Maine Travelogue Day Two/One Revisited: Lake Consequence
"When we remember that we are all mad, the mysteries disappear and life stands explained." Mark Twain

According to the Amazon, in the three years she's known me, she has never seen me drink like I did that night. As a result, the events of that evening have been pieced together from fuzzy pieces of memory, deduction, and what others have told me.

At first, the wine and the grilled burgers made me feel better, although I was still upset. But as alcohol content in bloodstream increased, I became more vocal about my rage towards CQ. The Amazon kept trying to shush me, "He's right there" she said. I didn't care. I had spent the entire day trying to manage my anxiety about the trip, the bickering couple, the rage about the baby talk. I had been trying to be sensitive to the needs of the group and trying to keep the peace.

And I was tired of it.

And I told them all so. Unfortunately, as much as I love the Amazon, she doesn't know when to simply leave me alone. And like so many nights with the Amazon, she ended up reducing me to tears. Hysterics actually because I couldn't explain to them why I was so upset. Partially because they refused to hear me. There is no logic to emotions. You feel the way you feel and any attempt to "reason" a person out of a feeeling is sure to end in failure. And strangely, despite my love of the Marmot and the Model, the person in whom I sough protection from the "don't feel bad, it's not a big deal" harangues was Prufrock. The only person who simply offered his protection. I hid under his arm until I was suitably drunk and tired. Because of a flight delay, some of the camp owner's friends were stranded in NY, and there was a free room in the basement of the Main House. Prufrock gave me a shirt to sleep in, and I crashed in the bedroom.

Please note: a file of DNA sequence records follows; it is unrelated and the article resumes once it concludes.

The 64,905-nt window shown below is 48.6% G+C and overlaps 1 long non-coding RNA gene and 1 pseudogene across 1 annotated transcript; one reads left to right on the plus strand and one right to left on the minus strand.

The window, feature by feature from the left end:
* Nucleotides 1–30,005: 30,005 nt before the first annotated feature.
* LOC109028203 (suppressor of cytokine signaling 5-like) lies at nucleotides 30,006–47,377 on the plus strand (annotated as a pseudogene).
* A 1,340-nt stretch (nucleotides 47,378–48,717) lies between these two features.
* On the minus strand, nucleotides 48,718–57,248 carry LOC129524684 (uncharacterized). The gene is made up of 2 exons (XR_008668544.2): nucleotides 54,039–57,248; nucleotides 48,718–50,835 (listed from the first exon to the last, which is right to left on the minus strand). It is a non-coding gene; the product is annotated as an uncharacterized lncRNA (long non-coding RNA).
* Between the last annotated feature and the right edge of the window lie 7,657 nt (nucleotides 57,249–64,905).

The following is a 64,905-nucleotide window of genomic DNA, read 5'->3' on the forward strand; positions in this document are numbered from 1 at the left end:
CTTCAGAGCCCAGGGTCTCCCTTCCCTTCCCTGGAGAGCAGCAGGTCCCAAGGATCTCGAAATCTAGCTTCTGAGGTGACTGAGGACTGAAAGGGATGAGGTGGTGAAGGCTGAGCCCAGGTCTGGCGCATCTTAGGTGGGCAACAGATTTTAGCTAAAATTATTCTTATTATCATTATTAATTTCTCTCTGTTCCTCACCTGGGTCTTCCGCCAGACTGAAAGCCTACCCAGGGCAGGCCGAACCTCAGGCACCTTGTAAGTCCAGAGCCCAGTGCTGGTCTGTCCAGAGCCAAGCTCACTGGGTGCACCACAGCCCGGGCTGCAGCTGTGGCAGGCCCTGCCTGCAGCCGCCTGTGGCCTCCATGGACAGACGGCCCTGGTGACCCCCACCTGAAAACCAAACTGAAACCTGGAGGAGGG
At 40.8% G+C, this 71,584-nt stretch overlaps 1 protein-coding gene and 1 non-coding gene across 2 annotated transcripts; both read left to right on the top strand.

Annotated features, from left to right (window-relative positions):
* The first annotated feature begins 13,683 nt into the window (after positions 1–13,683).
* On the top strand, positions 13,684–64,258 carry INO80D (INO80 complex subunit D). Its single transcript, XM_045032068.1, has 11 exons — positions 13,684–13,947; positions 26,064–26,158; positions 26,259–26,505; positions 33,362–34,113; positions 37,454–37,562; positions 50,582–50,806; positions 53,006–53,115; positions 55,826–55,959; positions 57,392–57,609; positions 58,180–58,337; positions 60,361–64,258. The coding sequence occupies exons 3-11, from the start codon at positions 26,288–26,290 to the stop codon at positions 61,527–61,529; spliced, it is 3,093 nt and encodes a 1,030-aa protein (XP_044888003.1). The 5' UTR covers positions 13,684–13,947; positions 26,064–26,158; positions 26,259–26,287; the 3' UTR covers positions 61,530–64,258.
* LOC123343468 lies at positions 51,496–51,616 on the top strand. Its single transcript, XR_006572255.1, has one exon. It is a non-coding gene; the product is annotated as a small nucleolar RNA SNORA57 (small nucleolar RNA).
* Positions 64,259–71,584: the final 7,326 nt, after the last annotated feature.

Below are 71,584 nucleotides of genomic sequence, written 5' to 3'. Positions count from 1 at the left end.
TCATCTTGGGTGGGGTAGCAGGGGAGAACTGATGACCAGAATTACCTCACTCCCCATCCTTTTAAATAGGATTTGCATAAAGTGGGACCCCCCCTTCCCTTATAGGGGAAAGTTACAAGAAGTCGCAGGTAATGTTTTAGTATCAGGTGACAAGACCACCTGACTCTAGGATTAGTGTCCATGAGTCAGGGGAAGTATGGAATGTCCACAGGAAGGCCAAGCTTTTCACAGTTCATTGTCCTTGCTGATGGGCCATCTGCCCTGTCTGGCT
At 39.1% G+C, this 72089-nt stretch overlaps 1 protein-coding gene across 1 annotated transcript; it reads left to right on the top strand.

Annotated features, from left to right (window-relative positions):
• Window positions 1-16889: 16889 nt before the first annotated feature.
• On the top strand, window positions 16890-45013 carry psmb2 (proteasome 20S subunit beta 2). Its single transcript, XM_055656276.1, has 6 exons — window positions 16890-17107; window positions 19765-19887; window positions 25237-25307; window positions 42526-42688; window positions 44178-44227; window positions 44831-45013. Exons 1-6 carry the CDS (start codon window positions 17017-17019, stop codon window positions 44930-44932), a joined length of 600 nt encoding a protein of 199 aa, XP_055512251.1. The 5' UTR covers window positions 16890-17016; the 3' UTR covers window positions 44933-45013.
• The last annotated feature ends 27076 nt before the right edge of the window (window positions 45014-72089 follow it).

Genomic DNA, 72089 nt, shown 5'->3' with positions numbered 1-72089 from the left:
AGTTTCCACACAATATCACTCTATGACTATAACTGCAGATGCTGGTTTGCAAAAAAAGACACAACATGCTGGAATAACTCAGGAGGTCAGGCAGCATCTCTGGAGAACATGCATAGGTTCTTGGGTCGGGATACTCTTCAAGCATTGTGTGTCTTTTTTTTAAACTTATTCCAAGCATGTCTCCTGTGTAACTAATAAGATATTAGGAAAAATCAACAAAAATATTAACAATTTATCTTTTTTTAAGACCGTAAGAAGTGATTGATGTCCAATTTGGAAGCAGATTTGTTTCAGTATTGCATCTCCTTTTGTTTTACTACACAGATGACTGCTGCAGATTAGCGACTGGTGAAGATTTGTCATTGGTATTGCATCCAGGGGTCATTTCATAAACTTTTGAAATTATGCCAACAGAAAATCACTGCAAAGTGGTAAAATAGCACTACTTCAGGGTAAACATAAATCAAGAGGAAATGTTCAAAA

Well, not really a room, but a wine cellar with a bed in it.

I slept late the next day, partially because I was exhausted from the day before, but really because I did not want to return to the pack. Lord knows what couple-y things they were up to now. I waited until I thought it would be safe to return, safe as in I would alone, not having to justify my emotional responses or having to curb my rage, but free to explore the camp as I chose.

As I walked across the grass, the Model was telling the story of what had happened the night before between her and the Tough Guy in front of the Infirmary.

It seems that while I was weeping into my wine, the Tough Guy had bet one of the female counselors 100 dollars she wouldn't jump in the lake. She had done it and then come up to us with her thick accent proclaiming, "Some asshole just paid me 100 dollars to jump in the lake." When the Model realized it was her boyfriend and that he was so drunk he was making an ass of himself, she was furious. Her anger set him off on a drunken rage, where he started to threaten to hit some of the male counselors with baseballs. The Model was deployed to talk him down, but in the end it was Big Bad who helped the Tough Guy cool down. When the night was over, and the Camp Owner brought out cases of bottled water for all the guests, Tough Guy had taken two. He was walking in front of the Model with a bottle in each hand, when he fell. Because he was drunk, he didn't let go of the water to break his fall and as result landed on his face and slid.

The Model was re-enacting his fall, but there was an edge to her story. She kept calling him Asswipe, and there was definitely an undercurrent of hostility. The Tough Guy, appropriately cowed by the story, asked if she wanted to go with him in the canoe. She refused. CQ, however, was all for it, and they headed to the lake together. Big Bad, the Model, and I sat on the porch listening to music, smoking, and just enjoying the day. The Model and I decided to take the peddle boat out. I had some trepidation about this because my lower body strength is poor, and I didn't want to end up stranded in the middle of the lake. We hadn't paddled far when Big Bad came out. We invited him to join us. After several configurations and near capsizes, we figured out if Big Bad and the Model paddled in the front, and I sat behind the Model with my feet in the water our weights balanced out. I sat with my feet in the fresh water, jeans rolled up, like Huck Finn.